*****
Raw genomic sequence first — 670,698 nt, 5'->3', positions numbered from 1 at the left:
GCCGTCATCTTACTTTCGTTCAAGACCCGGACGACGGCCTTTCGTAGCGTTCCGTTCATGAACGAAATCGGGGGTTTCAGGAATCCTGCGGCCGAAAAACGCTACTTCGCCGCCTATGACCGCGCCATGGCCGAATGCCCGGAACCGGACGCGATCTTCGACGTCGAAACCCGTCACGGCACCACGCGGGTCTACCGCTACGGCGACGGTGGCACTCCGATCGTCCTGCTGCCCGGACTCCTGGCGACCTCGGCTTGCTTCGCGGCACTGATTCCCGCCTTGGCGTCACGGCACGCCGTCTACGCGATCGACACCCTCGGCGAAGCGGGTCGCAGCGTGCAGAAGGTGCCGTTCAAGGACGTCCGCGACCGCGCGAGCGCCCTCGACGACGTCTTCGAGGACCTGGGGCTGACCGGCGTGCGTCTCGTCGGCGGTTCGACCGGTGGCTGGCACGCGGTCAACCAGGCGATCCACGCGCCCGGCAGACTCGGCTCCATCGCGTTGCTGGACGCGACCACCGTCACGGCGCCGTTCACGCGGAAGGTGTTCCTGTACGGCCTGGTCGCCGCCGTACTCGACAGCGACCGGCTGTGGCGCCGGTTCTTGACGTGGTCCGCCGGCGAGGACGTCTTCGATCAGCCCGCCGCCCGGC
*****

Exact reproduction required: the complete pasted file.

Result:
Raw genomic sequence first — 670,698 nt, 5'->3', positions numbered from 1 at the left:
GCCGTCATCTTACTTTCGTTCAAGACCCGGACGACGGCCTTTCGTAGCGTTCCGTTCATGAACGAAATCGGGGGTTTCAGGAATCCTGCGGCCGAAAAACGCTACTTCGCCGCCTATGACCGCGCCATGGCCGAATGCCCGGAACCGGACGCGATCTTCGACGTCGAAACCCGTCACGGCACCACGCGGGTCTACCGCTACGGCGACGGTGGCACTCCGATCGTCCTGCTGCCCGGACTCCTGGCGACCTCGGCTTGCTTCGCGGCACTGATTCCCGCCTTGGCGTCACGGCACGCCGTCTACGCGATCGACACCCTCGGCGAAGCGGGTCGCAGCGTGCAGAAGGTGCCGTTCAAGGACGTCCGCGACCGCGCGAGCGCCCTCGACGACGTCTTCGAGGACCTGGGGCTGACCGGCGTGCGTCTCGTCGGCGGTTCGACCGGTGGCTGGCACGCGGTCAACCAGGCGATCCACGCGCCCGGCAGACTCGGCTCCATCGCGTTGCTGGACGCGACCACCGTCACGGCGCCGTTCACGCGGAAGGTGTTCCTGTACGGCCTGGTCGCCGCCGTACTCGACAGCGACCGGCTGTGGCGCCGGTTCTTGACGTGGTCCGCCGGCGAGGACGTCTTCGATCAGCCCGCCGCCCGGC